Not that I often have these words, but I really like this one. It’s an antique word, obviously from the old Germanic/Anglo-Saxon from before the invasion.
Alderbest: Best of all; a touchstone
And oh how we need touchstones. Say what you will, I simply cannot believe, and have not observed, that twentieth or even 19th century poetry has the wings to reach the sublimity of Isaiah, of the ancient Greeks, of Shakespeare, of Donne.
Granted, the Greek comparison is unjust because nobody but Shakespeare has ever approached their flights. And Shakespeare was Shakespeare (and his guild) so it’s not fair to compare with him either. But we need wings. We fly like chickens.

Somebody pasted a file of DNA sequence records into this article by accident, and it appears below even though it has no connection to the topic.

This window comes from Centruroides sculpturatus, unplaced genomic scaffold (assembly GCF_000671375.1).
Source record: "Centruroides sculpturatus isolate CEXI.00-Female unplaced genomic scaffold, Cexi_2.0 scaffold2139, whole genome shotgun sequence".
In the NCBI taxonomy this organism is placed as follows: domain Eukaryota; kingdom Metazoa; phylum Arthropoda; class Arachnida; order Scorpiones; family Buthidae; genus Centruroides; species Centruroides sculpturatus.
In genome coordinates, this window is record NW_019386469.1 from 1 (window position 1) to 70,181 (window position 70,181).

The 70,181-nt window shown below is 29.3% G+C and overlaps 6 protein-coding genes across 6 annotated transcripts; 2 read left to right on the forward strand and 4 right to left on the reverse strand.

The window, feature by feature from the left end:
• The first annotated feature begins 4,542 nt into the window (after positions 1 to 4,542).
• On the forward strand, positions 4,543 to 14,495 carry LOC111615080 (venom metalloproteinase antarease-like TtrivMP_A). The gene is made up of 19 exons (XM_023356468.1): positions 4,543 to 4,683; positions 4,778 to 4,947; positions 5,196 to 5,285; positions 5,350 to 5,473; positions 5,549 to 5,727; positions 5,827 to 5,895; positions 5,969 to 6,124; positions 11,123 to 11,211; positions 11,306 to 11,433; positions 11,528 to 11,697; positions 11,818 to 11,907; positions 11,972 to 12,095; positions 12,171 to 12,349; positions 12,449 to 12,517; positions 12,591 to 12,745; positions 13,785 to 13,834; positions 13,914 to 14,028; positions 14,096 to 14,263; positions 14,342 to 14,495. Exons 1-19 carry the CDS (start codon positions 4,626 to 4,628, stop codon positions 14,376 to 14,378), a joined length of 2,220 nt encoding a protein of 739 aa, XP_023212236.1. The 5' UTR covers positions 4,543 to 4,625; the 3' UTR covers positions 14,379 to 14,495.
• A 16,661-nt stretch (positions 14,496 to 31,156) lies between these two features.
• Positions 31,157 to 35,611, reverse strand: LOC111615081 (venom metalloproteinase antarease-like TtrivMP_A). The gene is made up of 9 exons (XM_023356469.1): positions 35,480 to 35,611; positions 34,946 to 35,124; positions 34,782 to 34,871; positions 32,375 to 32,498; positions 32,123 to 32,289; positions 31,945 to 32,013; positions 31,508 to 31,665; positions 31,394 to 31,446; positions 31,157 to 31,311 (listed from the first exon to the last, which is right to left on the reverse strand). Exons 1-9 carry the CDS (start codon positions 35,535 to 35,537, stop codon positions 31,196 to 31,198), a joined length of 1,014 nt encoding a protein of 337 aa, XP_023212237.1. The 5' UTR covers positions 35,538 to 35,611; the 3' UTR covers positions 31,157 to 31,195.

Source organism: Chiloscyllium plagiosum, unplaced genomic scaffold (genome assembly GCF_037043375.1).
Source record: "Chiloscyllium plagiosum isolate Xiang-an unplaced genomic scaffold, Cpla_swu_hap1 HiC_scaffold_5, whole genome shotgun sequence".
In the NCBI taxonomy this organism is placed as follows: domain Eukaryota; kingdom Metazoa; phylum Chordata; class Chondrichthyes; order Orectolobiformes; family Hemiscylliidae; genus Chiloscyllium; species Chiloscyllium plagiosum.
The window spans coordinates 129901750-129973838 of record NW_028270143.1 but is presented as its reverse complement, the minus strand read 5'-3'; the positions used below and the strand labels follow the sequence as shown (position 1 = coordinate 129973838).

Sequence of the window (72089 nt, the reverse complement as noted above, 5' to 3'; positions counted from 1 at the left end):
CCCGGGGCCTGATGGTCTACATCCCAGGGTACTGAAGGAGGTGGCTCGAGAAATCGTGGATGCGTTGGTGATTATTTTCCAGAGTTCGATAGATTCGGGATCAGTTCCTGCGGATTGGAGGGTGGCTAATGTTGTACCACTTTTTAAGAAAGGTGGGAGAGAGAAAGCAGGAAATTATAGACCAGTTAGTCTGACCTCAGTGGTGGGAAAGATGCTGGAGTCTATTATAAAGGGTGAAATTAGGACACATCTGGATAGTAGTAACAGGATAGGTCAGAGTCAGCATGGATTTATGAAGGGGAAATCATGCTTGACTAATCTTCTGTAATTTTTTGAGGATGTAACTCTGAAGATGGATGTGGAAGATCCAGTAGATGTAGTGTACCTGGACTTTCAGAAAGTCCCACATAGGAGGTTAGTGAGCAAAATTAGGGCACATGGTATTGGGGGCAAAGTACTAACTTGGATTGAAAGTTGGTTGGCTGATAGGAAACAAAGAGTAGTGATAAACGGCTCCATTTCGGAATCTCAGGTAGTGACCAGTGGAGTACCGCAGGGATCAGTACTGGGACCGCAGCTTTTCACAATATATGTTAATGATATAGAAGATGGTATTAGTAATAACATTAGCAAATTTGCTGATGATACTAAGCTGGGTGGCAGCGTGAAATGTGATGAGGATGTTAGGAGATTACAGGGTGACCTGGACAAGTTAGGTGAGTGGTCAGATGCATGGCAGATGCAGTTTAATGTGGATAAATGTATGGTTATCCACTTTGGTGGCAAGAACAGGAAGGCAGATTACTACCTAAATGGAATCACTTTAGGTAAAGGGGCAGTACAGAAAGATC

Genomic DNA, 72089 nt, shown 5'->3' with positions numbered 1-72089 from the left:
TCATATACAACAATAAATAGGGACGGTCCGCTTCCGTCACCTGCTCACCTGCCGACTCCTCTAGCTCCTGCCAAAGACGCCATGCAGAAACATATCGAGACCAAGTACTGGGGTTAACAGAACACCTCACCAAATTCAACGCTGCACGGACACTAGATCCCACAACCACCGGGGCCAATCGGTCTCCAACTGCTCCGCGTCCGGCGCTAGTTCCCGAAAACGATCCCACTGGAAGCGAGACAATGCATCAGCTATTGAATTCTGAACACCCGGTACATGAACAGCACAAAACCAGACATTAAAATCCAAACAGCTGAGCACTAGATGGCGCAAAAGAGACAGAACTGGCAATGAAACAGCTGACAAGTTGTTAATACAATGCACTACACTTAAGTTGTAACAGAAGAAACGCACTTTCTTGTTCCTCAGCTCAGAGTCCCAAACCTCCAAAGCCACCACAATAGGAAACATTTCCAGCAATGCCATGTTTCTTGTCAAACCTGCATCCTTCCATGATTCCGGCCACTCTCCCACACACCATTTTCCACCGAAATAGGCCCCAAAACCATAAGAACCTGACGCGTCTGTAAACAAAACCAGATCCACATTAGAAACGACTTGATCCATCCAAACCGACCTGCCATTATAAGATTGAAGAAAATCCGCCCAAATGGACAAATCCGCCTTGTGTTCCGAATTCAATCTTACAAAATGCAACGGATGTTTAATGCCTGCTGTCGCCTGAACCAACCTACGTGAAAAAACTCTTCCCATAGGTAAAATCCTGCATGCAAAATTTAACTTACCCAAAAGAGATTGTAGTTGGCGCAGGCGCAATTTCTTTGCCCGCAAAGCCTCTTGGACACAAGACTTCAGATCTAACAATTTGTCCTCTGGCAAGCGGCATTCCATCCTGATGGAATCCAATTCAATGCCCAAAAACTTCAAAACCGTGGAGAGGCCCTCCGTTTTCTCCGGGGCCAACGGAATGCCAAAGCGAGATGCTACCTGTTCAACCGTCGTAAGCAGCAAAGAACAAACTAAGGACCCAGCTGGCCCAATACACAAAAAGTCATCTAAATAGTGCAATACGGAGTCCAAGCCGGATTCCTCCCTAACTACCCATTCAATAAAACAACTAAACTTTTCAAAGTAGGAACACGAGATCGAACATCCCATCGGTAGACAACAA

Consider this from Lear when he sees his daughter Cordelia:
And my poor fool is hang’d; no, no, no life?
Why should a Dog, a Horse, a Rat have life,
And thou no breath at all? thou’lt come no more,
never, never, never, never, never.
Pray you undo this Button. Thank you Sir,
Do you see this? Look on her? Look, her lips!
Look there, look there.
The modern writer wouldn’t dare such a passage because the modern reader, that great abstraction before whom the publishing companies bow, would need every detail explained. But if you explain it, you defeat it. It’s in the gaps that the imagination does its work, that we enter the experience, that we almost begin to feel his grief.
Five nevers, followed by “pray you undo this button.” The head is jolted, the heart is left behind.
This is a touchstone, an alderbest, a word of inspiration, a passage that, once written, made the world a more beautiful place – a lilac of the autumn.